Menopausal hormone therapy will now be rationed until October as pharmacies struggle to restock the best drugs.

Health ministers this week extended a ban on long-term prescriptions for hard-to-get medicines by three months.


Demand for hormone replacement gels has grown over the past few years (image)Author: Alamy

A surge in demand for patient-favorite Estrogel is causing a supply drought as well as restrictions on 11 other hormone replacement therapies.

The three-month rationing order, known as the severe deficit protocol, was first introduced in April and expired this week – but has now been extended for another three months.

A government source said stocks had improved since the spring, but some drugs still had supply problems.

Health Minister Maria Caulfield told the Sun: “As demand for HRT has increased dramatically, we have seen some problems in the supply chain which have caused shortages of some products.

“Of course, it will take time to ensure that there is a long-term sustainable supply to meet the growing demand.

“This is why we are proceeding cautiously and taking precautions by extending most of the severe shortage protocols currently in place.

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“It will still limit prescriptions for certain products for three months and allow pharmacists to offer replacement products if necessary.”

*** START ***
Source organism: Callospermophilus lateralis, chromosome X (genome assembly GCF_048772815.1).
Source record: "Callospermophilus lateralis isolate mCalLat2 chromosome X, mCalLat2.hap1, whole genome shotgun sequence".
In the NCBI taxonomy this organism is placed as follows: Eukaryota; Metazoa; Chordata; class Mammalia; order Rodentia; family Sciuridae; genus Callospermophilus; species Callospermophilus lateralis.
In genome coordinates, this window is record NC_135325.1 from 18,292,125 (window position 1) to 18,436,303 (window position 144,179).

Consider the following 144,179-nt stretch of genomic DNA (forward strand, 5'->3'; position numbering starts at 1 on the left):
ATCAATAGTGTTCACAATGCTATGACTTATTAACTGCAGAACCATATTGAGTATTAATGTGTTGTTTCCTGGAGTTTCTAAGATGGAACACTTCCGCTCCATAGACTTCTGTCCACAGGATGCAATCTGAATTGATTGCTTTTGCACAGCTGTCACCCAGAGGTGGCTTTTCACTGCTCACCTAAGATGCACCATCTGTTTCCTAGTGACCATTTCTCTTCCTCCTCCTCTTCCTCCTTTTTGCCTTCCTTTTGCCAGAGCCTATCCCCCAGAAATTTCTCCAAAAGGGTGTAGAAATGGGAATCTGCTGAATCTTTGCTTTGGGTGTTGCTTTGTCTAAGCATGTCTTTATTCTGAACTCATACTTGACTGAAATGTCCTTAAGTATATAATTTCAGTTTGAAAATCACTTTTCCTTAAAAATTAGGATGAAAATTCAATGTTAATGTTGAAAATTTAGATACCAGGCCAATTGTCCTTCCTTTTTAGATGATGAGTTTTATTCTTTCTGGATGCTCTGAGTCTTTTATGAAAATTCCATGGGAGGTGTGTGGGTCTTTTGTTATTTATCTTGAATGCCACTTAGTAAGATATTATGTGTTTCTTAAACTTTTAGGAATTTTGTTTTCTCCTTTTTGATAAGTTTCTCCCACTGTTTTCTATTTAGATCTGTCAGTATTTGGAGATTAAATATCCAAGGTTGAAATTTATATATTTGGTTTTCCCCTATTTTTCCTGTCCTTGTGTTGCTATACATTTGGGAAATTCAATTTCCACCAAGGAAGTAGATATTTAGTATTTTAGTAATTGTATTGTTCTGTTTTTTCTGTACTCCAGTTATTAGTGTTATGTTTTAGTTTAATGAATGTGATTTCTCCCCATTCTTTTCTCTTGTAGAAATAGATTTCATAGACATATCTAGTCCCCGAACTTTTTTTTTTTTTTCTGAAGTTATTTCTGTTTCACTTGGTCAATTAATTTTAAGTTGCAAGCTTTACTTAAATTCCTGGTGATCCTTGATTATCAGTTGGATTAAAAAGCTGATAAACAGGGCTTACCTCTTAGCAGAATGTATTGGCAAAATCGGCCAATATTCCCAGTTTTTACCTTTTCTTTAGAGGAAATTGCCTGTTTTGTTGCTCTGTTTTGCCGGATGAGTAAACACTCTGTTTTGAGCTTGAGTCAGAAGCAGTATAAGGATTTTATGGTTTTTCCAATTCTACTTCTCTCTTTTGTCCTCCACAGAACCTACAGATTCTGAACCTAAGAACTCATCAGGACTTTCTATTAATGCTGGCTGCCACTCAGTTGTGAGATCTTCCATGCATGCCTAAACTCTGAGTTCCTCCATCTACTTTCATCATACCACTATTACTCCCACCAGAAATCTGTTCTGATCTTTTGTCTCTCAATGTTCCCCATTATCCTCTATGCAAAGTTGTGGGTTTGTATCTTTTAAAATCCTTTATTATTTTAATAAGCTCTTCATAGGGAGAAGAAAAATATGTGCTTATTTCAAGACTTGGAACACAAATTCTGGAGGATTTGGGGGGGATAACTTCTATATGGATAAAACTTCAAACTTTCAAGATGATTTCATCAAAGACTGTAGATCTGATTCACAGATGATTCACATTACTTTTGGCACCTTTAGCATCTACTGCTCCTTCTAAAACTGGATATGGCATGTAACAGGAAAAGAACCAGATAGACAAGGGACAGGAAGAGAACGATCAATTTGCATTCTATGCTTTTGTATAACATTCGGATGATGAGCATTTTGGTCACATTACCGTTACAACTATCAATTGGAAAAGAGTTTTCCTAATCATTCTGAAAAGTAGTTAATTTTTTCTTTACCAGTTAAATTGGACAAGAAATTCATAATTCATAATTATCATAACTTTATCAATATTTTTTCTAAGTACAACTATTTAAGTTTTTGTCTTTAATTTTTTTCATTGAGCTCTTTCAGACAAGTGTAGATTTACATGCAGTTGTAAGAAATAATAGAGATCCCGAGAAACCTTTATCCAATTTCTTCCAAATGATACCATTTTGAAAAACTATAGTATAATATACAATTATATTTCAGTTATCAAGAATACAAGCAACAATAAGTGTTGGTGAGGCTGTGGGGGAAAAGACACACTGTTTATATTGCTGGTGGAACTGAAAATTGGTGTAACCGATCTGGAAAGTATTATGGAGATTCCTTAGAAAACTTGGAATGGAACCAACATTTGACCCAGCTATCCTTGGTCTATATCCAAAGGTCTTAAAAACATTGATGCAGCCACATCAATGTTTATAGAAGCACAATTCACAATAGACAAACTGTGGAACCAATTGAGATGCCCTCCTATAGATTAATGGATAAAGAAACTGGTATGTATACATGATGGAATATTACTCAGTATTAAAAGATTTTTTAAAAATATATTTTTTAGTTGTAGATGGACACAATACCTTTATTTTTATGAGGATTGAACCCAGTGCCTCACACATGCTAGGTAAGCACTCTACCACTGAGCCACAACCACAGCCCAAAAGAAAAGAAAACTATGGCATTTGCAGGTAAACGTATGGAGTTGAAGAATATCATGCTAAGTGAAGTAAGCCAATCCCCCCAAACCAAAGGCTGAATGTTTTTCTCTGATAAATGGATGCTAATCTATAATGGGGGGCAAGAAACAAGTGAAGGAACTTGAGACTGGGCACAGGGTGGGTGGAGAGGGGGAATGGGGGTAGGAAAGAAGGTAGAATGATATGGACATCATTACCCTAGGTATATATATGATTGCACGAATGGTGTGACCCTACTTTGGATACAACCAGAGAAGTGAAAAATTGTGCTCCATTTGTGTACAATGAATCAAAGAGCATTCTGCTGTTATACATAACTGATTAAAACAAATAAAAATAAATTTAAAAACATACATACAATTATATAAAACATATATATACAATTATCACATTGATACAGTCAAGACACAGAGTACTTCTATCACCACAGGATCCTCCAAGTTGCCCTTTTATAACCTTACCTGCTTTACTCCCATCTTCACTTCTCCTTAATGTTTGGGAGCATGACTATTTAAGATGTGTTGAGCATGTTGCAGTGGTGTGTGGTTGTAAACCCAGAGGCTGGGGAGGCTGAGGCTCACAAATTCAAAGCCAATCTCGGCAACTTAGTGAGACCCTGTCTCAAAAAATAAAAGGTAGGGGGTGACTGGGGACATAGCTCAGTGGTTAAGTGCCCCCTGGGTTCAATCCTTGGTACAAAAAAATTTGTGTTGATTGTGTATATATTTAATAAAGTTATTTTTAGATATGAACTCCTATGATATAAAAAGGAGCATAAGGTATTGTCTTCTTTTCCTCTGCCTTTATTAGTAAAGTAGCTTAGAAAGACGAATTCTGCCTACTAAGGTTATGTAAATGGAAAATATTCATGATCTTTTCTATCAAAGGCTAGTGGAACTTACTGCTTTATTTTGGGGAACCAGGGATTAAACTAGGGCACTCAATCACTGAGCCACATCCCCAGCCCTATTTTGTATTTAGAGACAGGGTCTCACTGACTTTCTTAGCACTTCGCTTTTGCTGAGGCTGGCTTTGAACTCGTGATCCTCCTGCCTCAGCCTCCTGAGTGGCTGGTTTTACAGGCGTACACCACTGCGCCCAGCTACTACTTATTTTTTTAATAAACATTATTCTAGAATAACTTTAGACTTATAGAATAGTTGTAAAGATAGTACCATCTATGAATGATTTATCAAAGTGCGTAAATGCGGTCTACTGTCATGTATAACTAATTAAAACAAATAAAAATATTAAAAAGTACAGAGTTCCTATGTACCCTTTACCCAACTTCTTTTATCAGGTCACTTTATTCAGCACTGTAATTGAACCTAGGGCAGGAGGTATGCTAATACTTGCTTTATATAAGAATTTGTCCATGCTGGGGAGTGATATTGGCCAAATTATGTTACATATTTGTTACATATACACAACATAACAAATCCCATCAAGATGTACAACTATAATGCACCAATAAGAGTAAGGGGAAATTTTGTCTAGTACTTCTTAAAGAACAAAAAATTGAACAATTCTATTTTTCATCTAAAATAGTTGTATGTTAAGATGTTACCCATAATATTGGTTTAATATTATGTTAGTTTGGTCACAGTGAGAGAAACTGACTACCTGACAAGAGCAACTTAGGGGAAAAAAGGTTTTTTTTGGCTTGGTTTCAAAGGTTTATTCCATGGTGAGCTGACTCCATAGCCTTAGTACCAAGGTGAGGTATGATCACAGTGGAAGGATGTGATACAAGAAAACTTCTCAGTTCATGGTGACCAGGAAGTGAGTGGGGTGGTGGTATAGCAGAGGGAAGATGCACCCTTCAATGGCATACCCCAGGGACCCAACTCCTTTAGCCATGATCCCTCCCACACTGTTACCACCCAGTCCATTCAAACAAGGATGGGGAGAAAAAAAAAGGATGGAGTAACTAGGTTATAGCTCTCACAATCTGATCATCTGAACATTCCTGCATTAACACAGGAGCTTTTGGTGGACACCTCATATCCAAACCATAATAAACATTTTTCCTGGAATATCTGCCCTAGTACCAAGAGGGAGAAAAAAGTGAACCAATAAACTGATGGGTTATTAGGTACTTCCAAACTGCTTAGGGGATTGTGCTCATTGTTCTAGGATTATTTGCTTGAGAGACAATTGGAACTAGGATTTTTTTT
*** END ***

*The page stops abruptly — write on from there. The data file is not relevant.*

Ministers were forced to act in April when many women discovered they could not get HRT prescriptions.

The estrogen rub Oestrogel has been hit hardest by the shortage, with manufacturers Besins Healthcare even opening a new factory to cope with demand.

The HRT Task Force is now working with suppliers to increase production as The Sun’s Fabulous Menopause Matters campaign calls for more support for women going through the transition.

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Dr Paula Briggs, from the British Menopause Society, said: “The situation is evolving and it’s good that we now have someone in government actively monitoring it.

“Also, pharmaceutical companies are paying a lot more attention, and they update us regularly.

“Supply does vary by country and it comes in and out, but most people can access treatment or a temporary alternative.”

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